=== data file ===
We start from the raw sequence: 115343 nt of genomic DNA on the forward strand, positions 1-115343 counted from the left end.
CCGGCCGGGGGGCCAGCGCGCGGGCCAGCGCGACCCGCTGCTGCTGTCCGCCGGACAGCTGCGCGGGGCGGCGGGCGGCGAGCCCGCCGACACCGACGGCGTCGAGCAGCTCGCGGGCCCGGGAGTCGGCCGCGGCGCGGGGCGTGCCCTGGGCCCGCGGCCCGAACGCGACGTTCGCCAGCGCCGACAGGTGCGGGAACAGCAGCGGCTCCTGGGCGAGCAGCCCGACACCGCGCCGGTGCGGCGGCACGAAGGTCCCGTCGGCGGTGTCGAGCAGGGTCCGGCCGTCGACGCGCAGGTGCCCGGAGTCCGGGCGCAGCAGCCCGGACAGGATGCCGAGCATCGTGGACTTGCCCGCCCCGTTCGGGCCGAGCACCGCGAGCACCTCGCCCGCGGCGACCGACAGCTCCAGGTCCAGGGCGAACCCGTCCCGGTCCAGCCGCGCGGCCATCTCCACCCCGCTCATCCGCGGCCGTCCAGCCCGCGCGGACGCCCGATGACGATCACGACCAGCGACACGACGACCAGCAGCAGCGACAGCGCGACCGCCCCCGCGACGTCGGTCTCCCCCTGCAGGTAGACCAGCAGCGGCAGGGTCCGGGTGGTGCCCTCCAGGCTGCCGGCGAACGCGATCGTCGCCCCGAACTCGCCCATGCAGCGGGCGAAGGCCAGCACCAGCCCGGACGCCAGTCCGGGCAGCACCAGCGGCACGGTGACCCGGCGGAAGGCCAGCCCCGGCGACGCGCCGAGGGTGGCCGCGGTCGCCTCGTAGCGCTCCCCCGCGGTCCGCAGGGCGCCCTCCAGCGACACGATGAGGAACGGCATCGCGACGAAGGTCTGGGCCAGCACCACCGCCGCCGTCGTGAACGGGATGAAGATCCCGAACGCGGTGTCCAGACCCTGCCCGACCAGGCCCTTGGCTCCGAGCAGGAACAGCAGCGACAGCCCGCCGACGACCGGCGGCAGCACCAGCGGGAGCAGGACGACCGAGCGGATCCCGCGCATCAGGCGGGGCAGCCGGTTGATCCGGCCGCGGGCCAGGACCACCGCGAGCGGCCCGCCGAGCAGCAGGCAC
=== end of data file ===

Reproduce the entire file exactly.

We start from the raw sequence: 115343 nt of genomic DNA on the forward strand, positions 1-115343 counted from the left end.
CCGGCCGGGGGGCCAGCGCGCGGGCCAGCGCGACCCGCTGCTGCTGTCCGCCGGACAGCTGCGCGGGGCGGCGGGCGGCGAGCCCGCCGACACCGACGGCGTCGAGCAGCTCGCGGGCCCGGGAGTCGGCCGCGGCGCGGGGCGTGCCCTGGGCCCGCGGCCCGAACGCGACGTTCGCCAGCGCCGACAGGTGCGGGAACAGCAGCGGCTCCTGGGCGAGCAGCCCGACACCGCGCCGGTGCGGCGGCACGAAGGTCCCGTCGGCGGTGTCGAGCAGGGTCCGGCCGTCGACGCGCAGGTGCCCGGAGTCCGGGCGCAGCAGCCCGGACAGGATGCCGAGCATCGTGGACTTGCCCGCCCCGTTCGGGCCGAGCACCGCGAGCACCTCGCCCGCGGCGACCGACAGCTCCAGGTCCAGGGCGAACCCGTCCCGGTCCAGCCGCGCGGCCATCTCCACCCCGCTCATCCGCGGCCGTCCAGCCCGCGCGGACGCCCGATGACGATCACGACCAGCGACACGACGACCAGCAGCAGCGACAGCGCGACCGCCCCCGCGACGTCGGTCTCCCCCTGCAGGTAGACCAGCAGCGGCAGGGTCCGGGTGGTGCCCTCCAGGCTGCCGGCGAACGCGATCGTCGCCCCGAACTCGCCCATGCAGCGGGCGAAGGCCAGCACCAGCCCGGACGCCAGTCCGGGCAGCACCAGCGGCACGGTGACCCGGCGGAAGGCCAGCCCCGGCGACGCGCCGAGGGTGGCCGCGGTCGCCTCGTAGCGCTCCCCCGCGGTCCGCAGGGCGCCCTCCAGCGACACGATGAGGAACGGCATCGCGACGAAGGTCTGGGCCAGCACCACCGCCGCCGTCGTGAACGGGATGAAGATCCCGAACGCGGTGTCCAGACCCTGCCCGACCAGGCCCTTGGCTCCGAGCAGGAACAGCAGCGACAGCCCGCCGACGACCGGCGGCAGCACCAGCGGGAGCAGGACGACCGAGCGGATCCCGCGCATCAGGCGGGGCAGCCGGTTGATCCGGCCGCGGGCCAGGACCACCGCGAGCGGCCCGCCGAGCAGCAGGCAC